The thing about my work is that EPH doesn’t think it’s real work. For one, I’m a girl and for two, it doesn’t involve making anything. He runs a workshop full of men who make things that are extremely useful. I talk for a living, which in his world doesn’t count as work. I used to train people in NLP (Neuro Linguistic Programming) and for many years he reckoned I hypnotised people to cluck like chickens. So, when I was on Zoom call after Zoom call this week, EPH thought I was just chatting to my mates. His nose was a little out of joint when he suggested I help in the garden and I explained as patiently as I could that I had got four calls scheduled that day (including one to New York, which was all very exciting) and there would be no time for gardening. He sulked. I ignored his sulking and stayed in my office for as long as possible, which included hosting a ‘hangout’ party for my mates for an hour to cheer them up.

So, myself, EPH and Youngest Daughter and Eddie piled into the car and drove to Loch Tay on the last Sunday of freedom. We reckoned there would be nobody up on Ben Lawers and we were right. It was still covered in patches of snow and was quite breathtaking. The clear blue skies and the even clearer air really did restore our spirits after a turbulent week of uncertainty. Loch Tay is the place I go to when life gets too much.

The last time I ran away to there was during the G8 Summit when it was being held at Gleneagles. The full scale riot with horse mounted police in terror-inducing riot gear that was playing out on Princes St whilst I was trying to get home and a constant buzz of helicopters overhead had been the final straw. I had jumped into my car and driven the two hours to the edge of Loch Tay where I sat for a further two hours until I felt ready to go home.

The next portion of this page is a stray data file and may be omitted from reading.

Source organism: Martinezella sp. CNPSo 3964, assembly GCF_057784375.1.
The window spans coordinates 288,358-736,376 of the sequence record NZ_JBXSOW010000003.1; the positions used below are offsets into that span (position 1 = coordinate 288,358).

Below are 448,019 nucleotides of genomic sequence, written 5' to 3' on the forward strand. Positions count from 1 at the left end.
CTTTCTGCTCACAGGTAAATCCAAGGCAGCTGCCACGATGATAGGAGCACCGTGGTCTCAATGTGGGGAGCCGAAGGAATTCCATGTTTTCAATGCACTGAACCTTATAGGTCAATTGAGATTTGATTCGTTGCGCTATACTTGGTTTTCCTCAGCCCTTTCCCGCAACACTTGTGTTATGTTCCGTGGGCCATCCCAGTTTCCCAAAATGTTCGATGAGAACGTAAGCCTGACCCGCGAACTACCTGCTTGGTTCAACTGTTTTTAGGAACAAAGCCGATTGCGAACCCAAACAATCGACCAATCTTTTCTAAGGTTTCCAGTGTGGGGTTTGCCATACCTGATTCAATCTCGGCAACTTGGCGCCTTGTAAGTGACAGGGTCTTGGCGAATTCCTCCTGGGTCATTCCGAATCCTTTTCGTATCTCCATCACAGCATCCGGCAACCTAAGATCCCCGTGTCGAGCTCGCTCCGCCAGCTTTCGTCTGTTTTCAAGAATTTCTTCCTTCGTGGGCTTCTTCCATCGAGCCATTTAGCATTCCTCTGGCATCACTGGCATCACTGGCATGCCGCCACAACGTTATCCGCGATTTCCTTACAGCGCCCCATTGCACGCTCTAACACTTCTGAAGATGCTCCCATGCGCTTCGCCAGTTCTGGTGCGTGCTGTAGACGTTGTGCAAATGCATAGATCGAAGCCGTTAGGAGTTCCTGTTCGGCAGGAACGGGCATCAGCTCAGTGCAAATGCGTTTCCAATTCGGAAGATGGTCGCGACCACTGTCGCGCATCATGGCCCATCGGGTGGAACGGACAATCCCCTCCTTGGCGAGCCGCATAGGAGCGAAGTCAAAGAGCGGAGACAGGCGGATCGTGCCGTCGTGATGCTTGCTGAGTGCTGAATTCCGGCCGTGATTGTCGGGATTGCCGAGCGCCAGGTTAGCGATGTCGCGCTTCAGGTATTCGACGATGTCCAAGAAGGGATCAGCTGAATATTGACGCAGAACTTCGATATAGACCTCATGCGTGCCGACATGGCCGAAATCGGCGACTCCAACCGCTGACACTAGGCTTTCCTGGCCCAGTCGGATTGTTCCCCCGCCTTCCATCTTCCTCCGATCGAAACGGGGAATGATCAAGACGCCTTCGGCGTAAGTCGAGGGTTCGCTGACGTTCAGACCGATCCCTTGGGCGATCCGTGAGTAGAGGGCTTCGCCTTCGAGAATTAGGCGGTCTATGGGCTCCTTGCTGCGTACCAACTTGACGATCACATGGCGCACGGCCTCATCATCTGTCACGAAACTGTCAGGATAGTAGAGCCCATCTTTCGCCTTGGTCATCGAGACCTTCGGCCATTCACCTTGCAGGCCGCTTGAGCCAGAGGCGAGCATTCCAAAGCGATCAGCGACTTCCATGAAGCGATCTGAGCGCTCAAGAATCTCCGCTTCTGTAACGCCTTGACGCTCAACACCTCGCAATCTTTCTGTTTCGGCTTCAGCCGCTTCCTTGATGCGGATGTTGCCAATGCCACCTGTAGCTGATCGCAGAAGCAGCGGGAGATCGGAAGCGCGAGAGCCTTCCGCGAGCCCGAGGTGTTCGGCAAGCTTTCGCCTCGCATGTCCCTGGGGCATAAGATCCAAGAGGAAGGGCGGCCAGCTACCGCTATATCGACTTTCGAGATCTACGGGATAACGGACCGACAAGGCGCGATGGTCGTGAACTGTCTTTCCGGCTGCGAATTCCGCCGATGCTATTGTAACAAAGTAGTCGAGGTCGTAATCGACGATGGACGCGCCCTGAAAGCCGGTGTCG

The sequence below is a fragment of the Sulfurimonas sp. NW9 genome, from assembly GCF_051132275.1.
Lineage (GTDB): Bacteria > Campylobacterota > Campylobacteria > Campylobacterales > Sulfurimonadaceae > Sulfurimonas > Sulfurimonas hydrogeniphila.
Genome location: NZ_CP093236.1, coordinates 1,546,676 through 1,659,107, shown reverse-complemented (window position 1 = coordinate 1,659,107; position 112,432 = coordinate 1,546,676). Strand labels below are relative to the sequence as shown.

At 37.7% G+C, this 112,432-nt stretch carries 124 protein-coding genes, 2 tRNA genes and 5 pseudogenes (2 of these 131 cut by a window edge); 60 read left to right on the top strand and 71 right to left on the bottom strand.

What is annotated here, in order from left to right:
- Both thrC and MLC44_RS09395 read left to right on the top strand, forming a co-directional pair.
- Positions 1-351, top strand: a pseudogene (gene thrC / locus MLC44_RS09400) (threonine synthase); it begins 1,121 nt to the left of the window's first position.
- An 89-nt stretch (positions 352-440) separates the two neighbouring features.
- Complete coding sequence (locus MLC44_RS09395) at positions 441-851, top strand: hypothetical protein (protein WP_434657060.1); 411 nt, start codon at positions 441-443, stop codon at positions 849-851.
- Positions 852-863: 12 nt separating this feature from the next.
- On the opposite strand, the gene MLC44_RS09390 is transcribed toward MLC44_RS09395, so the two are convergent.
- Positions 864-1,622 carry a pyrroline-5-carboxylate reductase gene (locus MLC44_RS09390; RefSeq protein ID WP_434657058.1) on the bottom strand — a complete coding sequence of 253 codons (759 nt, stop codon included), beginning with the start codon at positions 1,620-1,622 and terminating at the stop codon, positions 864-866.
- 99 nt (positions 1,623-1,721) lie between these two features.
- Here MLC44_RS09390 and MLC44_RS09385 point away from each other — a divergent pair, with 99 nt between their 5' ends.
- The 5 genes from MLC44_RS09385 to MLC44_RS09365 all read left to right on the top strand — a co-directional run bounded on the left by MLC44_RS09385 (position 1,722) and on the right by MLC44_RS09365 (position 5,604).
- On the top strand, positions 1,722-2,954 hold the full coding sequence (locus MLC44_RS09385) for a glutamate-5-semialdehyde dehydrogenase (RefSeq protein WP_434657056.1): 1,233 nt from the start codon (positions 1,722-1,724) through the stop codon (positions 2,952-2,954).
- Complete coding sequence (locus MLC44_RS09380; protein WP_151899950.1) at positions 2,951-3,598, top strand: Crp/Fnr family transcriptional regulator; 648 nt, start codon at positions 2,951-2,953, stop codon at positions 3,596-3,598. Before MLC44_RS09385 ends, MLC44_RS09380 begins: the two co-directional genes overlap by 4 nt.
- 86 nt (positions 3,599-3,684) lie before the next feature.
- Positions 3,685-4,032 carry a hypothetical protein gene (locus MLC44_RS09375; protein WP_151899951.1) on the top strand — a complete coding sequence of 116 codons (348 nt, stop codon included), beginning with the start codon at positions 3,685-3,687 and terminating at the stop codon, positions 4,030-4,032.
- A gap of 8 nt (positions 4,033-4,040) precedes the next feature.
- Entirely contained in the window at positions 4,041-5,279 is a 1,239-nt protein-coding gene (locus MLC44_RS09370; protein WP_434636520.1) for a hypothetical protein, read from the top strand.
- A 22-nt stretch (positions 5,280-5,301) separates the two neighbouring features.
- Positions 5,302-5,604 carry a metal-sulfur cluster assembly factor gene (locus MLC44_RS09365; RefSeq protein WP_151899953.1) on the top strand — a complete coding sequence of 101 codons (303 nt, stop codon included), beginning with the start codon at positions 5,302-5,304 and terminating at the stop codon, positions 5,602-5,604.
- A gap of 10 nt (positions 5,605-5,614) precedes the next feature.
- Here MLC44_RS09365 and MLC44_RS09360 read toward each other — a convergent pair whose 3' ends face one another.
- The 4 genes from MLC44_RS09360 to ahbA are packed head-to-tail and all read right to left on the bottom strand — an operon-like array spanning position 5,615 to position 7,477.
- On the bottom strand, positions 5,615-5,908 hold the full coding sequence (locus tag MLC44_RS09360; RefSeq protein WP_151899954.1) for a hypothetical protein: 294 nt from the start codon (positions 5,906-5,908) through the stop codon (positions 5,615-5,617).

Ever Patient Husband had insisted we visit the garden centre before we headed up to the Loch as he suspected it would be the last time he’d be able to buy useful seeds to plant. Seeds were purchased along with hand cream and soap which was on special offer and we drove north. We found the path up the side of the mountain and watched as a handful of people wearing proper mountain gear wandered back down from the mountain, looking at us as though we were mad. I checked my phone to see what time it was. It was 3pm and we’d fannied around so much that there was no way we’d reach the top. We opted for the short walk and made it about a third of the way to the top before scrambling back down happy, rosy cheeked and ready for some fish and chips.

Ever Patient Husband was the sole customer (no pun intended) in the chippy and we ate in a lay-by at the side of the road, making sure we were properly socially distanced from all concerned.

STOP PRESS: Yoga via video link takes and interesting turn and Ever Patient Husband decides after twelve years together he‘d quite like to learn to cook. There isn’t enough gin to cover this development......